Updated: Jul 22, 2019
last edit: 07/21/19
The most frequent question that people ask me about my work is some variation of "why". Why quilting? Why embroidery? Why do you do this full time? Why is this your medium?
As Kate Toney, the host of the Creative Women's League Podcast, said: once you find your why, the rest will fall into place. Or something like that. So, for all of you that have asked WHY I am a maker and why I've chosen to make this my career, here's a long answer for you. Or rather, a defense, maybe a partial answer. I will write more on this topic another time. I originally wrote this piece eight months ago as a contribution to a cool new zine that was going to be self-published by a super rad embroidery artist. It was supposed to be called Women's Work and be a tribute to all of us women that are busting our asses doing fiber + textile arts for a living and not being taken seriously. Anywho, the zine fizzled out, but I still want to share my story. So here you go.
Like all true whys, it's deeply personal and rooted in experience. Whatever, deal with it. Not every story is peachy.
During my first year of grad school, I started a side hustle. I was pursuing a master’s degree, and I needed an outlet, and a way to make ends meet. Since I grew up with fiber arts, I started embroidering more often, and sold pieces on Etsy and in local markets. I took it seriously, and I considered leaving grad school to pursue fiber and textile arts. My colleagues would exclaim how beautiful embroidery is, but how old-fashioned and anti-feminist and quaint the “hobby” was. No matter how many times I would try to justify my creative business, the rebuttal would be that I needed to take my studies more seriously, because pursuing a government job is inarguably more important than working as an artist. (Cue eyeroll) For awhile, I internalized that sentiment.
It wasn’t until I had my daughter, in the second year of grad school, that I realized how truly detrimental the philosophy that one career track is more worthwhile than another can be. I realized that while I had always been an honor student, on track to earn a PhD before 30, academia wasn’t for me. Or maybe just not right now. There was a transition. Once I had my daughter, I realized that academia, in my experience at least, is an unapologetically competitive culture where having a child cancelled out my intelligence and ability to contribute new knowledge… you know, publish or perish-- which is, of course, an idea that is entirely bullshit and devoid of community and empathy. I needed to be taken seriously in my new role as mother. I needed to feel as if my life choices were valid. I needed my colleagues to be kind, respectful, and not act like I was a total freak because I chose to have a child. Of course, there were exceptions, but this was the overall vibe. I was pressured to go further into debt and continue pursuing a trajectory I wasn’t interested in anymore, and for what? Why be unhappy? Many of my colleagues in the grad program are unemployed, in temp jobs or internships, or also working in a job that isn’t in their field of education.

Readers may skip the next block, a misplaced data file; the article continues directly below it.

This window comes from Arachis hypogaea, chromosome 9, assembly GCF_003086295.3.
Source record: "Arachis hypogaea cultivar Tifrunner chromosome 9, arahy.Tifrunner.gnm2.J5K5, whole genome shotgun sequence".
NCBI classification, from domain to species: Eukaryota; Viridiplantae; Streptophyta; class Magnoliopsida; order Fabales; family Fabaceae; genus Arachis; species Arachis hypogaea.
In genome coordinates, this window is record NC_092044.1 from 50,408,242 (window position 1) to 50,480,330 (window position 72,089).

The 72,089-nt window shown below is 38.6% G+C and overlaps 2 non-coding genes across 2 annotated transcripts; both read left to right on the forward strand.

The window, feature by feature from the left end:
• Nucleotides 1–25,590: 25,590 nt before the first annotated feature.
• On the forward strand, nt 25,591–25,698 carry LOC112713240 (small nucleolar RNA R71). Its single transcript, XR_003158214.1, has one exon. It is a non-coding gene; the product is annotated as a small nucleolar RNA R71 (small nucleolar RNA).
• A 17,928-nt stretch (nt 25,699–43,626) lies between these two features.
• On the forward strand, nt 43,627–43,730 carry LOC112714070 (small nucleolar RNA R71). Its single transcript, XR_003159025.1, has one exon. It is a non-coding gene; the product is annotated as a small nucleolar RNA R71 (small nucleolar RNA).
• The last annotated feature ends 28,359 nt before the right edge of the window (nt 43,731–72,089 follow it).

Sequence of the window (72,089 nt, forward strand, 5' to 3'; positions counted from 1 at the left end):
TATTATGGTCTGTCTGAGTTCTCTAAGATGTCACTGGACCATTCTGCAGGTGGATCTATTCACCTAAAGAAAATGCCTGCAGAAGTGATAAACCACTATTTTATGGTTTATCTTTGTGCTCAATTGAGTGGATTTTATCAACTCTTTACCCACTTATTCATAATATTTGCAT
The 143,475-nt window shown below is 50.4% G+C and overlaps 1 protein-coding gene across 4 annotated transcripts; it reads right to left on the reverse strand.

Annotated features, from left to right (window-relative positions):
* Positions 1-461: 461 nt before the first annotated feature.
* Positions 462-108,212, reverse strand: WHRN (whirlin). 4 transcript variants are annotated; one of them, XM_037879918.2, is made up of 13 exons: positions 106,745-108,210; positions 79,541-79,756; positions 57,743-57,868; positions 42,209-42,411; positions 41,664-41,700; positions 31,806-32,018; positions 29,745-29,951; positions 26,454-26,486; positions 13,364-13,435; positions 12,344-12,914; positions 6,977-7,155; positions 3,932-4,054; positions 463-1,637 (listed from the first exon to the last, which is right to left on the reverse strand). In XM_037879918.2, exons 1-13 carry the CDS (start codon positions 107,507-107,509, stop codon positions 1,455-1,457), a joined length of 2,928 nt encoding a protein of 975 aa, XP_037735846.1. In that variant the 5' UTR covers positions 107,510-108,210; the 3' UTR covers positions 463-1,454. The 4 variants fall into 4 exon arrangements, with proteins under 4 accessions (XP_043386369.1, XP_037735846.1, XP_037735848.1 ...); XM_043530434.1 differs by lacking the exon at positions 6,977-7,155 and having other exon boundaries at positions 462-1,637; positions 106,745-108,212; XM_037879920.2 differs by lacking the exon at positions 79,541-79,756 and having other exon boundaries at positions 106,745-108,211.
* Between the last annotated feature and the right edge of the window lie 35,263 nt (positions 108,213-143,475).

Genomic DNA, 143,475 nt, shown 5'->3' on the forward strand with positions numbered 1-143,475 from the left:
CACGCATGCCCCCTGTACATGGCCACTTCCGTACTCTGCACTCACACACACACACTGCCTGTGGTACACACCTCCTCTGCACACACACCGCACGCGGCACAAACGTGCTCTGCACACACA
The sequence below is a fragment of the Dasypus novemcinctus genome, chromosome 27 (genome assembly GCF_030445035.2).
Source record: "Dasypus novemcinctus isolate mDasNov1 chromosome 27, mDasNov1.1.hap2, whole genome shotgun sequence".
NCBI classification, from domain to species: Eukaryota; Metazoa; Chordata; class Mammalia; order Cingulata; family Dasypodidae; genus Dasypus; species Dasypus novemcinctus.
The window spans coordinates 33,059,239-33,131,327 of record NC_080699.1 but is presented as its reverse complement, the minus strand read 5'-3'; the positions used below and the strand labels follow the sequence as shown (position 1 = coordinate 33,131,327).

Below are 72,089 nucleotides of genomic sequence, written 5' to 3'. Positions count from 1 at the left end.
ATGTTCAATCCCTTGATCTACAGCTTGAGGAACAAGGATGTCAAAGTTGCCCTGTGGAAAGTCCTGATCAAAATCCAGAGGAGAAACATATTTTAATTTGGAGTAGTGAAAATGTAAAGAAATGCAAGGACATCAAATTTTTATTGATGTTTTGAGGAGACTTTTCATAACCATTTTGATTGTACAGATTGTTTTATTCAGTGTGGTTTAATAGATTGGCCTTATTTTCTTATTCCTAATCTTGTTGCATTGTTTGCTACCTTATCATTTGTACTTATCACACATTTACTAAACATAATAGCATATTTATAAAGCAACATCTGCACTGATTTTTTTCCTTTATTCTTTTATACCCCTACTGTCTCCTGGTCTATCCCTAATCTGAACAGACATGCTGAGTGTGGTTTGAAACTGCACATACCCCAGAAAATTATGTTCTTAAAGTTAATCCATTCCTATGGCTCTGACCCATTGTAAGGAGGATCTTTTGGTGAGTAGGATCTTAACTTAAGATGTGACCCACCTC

So I became the cliche of a mother that quits her career to be a stay at home mom that quilts and embroiders and stuff like that. And… so what? Why is this a negative cliche? The way I look at it, I was unhappy with my career trajectory, I really needed a career that had a community vibe, and I found that in the fiber arts world. I started taking myself seriously, and the rest followed. Within a few months of deciding to commit myself full-time to being an artist (setting a production schedule and deadlines, rather than just evening sewing in front of the TV with a beer), I got a business license, started renting a studio space to stitch in, built up my online presence, and the rest is history. I'm still working my tail off trying to do quilting + embroidery for a living.
I found a way to thrive. And more importantly, I found a way to stop giving a fuck about whether people take fiber arts seriously. I still wonder if I made the right choice to stray from academia. I still get passive aggressive remarks about letting motherhood “diminish my potential” whenever I run into a former classmate. This makes me bitter, and defensive. Many people think that quilting and embroidery is for white, elderly, privileged women in retirement. Sure, that’s understandable. But fiber arts are for everyone and anyone.
Fiber arts are part of women’s cultural legacy, passed down from generation to generation, and is rapidly growing to be more inclusive. We create beautiful work, for the dual purpose of decoration and utilitarian needs. It can be more than a hobby. For me, and countless others, it’s a profession. It’s a way to take in all of the darkness in the world and show the light instead. It’s a way to provide cultural commentary. I believe that each stitch and each fabric choice tells a story, and we owe it to our society to keep doing what we’re doing. Slowly, the tide is turning. Slowly, fiber arts are recovering from the patriarchal, misogynistic idea that women’s work is a less valuable and valid use of time than other professions.
2018 (above) 2019 (below)
below: one of my first craft markets after having my baby (2017)
Stop buying your scarves, wall decor, quilts and other fiber goods from the mall or Target. Invest in handmade, because behind every small fiber arts business, there’s a hard-working human being that has to justify their choices every day and pay rent and support a family and all that.